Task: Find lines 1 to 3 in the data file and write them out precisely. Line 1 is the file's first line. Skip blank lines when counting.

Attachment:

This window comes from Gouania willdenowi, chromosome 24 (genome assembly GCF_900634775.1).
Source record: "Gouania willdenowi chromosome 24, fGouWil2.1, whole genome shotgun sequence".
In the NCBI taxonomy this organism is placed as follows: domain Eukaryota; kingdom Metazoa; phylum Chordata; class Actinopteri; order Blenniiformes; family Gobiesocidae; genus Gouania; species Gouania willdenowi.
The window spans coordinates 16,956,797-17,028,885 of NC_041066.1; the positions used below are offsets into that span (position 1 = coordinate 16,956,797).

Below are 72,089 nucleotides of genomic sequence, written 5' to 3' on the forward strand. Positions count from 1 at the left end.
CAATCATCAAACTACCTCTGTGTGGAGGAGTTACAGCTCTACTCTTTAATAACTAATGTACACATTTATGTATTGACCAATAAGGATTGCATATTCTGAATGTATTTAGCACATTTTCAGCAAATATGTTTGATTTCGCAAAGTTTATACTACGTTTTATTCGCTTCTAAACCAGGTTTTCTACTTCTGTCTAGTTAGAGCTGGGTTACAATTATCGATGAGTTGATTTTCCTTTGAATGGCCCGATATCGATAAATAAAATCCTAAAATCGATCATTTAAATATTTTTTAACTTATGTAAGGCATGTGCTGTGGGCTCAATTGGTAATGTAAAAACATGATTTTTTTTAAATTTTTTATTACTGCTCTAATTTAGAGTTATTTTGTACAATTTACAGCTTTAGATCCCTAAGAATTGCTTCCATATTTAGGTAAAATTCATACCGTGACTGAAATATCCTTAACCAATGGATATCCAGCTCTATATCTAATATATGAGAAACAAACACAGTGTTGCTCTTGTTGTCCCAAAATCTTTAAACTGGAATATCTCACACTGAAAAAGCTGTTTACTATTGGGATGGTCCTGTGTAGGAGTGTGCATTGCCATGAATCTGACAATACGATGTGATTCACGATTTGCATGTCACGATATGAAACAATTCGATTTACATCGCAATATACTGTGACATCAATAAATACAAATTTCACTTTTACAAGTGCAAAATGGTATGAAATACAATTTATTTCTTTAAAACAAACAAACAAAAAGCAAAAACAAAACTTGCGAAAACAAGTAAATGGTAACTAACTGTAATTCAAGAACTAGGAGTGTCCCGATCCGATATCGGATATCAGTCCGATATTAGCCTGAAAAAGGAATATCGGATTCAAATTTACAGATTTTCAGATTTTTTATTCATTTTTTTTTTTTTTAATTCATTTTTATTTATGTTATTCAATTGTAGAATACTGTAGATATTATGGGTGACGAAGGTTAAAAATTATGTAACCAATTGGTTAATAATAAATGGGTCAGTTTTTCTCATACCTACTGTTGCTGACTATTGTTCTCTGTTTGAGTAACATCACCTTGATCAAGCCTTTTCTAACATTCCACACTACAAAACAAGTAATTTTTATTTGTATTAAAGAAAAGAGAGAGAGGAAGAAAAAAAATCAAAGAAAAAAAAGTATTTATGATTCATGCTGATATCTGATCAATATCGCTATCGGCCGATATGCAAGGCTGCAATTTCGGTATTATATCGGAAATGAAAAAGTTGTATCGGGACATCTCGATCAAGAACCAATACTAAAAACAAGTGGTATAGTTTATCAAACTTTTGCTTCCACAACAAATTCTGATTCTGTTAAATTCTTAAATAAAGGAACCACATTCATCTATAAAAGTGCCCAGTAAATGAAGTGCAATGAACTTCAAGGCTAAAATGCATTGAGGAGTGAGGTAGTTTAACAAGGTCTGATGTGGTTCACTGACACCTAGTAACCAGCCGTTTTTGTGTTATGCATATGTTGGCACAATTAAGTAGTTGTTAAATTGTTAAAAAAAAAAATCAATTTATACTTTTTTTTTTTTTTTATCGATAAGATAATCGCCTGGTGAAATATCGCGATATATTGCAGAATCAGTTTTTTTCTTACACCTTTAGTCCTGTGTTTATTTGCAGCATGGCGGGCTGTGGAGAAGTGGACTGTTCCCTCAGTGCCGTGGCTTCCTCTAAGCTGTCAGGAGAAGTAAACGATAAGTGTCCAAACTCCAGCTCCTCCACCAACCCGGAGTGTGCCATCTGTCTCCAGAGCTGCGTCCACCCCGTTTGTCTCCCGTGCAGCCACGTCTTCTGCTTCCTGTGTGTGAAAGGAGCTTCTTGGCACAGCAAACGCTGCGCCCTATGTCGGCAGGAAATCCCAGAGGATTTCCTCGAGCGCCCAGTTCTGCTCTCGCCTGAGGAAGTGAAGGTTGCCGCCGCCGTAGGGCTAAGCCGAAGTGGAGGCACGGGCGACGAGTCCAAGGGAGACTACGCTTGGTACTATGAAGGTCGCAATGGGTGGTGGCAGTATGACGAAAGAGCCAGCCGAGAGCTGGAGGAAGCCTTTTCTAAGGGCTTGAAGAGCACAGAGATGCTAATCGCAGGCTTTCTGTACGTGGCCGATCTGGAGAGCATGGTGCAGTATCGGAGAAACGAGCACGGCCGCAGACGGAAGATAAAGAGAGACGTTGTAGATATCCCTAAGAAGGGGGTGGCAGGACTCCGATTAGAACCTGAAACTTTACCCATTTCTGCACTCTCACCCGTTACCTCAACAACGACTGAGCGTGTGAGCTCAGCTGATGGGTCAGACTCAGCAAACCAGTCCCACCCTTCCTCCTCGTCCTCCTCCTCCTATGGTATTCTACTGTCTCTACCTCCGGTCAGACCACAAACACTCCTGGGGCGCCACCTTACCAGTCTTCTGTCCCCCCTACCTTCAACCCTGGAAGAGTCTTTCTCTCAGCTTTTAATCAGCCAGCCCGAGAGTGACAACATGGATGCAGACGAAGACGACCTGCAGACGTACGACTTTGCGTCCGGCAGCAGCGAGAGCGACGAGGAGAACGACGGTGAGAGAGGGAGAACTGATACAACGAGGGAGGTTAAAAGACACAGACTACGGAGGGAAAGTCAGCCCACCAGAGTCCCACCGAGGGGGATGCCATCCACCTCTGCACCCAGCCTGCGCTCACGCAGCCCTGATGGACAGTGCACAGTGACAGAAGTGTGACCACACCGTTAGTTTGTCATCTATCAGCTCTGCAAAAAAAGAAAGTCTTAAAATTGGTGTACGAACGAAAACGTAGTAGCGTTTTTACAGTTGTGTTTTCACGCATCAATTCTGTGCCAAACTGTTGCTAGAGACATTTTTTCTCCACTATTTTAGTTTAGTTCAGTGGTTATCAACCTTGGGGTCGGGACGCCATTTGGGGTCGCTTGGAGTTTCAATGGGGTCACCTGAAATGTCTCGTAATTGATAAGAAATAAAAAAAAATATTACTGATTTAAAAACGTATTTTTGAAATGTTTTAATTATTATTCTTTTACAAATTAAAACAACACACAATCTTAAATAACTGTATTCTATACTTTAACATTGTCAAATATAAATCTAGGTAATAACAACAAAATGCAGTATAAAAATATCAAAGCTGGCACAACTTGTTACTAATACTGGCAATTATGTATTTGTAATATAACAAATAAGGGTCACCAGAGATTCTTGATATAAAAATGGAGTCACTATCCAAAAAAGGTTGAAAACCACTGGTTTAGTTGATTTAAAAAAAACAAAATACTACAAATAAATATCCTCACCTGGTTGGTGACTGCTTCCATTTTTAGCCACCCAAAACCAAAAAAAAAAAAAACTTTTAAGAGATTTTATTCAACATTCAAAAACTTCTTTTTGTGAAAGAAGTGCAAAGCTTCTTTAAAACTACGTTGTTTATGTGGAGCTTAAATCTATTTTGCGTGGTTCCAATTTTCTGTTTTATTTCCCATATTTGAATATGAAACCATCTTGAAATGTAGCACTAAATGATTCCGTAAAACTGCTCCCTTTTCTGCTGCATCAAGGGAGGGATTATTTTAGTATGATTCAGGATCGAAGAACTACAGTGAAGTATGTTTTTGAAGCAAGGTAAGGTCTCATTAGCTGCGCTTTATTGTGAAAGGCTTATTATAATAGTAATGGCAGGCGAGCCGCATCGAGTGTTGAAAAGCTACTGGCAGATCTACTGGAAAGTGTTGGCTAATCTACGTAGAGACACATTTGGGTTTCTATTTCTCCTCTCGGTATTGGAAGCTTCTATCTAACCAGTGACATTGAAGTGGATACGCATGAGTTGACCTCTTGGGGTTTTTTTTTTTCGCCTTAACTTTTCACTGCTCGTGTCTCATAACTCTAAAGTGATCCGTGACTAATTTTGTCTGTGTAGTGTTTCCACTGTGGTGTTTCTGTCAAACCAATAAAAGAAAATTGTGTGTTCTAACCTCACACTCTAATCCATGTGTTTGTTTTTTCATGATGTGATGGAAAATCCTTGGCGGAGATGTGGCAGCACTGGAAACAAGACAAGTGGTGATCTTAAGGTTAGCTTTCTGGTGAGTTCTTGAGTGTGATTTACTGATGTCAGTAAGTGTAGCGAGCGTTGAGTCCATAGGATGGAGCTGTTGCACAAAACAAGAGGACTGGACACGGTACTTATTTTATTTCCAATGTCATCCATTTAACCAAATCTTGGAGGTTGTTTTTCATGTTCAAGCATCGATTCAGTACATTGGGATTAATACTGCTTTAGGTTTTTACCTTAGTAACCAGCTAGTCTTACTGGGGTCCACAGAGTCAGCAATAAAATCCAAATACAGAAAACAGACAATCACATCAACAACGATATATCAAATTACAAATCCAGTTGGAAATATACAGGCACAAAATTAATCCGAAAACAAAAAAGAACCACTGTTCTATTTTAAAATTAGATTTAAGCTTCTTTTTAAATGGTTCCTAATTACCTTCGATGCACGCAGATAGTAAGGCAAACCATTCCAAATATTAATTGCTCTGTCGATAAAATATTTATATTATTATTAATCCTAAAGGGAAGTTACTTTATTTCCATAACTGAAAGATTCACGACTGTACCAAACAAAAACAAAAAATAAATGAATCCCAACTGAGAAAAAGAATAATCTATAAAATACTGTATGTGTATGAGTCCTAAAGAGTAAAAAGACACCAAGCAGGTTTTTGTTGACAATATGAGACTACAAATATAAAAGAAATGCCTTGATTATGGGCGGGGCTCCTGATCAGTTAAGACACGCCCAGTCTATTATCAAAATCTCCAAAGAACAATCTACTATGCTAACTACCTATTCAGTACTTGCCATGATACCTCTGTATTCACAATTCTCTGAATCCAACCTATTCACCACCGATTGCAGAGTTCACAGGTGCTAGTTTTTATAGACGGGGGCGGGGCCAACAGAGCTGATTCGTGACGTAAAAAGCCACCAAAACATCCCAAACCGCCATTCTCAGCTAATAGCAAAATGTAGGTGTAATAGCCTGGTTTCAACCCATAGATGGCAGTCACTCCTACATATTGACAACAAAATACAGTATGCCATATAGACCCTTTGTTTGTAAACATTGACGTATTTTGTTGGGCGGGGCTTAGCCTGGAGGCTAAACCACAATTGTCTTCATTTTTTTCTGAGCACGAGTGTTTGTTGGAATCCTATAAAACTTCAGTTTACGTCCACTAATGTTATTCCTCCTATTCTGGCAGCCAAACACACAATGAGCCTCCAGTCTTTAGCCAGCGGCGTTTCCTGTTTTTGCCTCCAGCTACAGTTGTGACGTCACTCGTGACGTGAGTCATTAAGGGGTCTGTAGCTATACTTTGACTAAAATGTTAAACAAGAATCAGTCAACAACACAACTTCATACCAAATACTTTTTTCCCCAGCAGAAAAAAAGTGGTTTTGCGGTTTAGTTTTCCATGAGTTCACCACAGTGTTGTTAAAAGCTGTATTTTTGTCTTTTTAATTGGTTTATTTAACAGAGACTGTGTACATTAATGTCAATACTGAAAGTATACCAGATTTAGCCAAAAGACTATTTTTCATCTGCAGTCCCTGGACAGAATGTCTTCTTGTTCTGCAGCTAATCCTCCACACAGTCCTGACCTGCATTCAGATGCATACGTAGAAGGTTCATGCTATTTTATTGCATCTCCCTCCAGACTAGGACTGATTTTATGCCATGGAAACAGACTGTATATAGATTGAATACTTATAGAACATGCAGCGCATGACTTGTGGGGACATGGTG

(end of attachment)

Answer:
This window comes from Gouania willdenowi, chromosome 24 (genome assembly GCF_900634775.1).
Source record: "Gouania willdenowi chromosome 24, fGouWil2.1, whole genome shotgun sequence".
In the NCBI taxonomy this organism is placed as follows: domain Eukaryota; kingdom Metazoa; phylum Chordata; class Actinopteri; order Blenniiformes; family Gobiesocidae; genus Gouania; species Gouania willdenowi.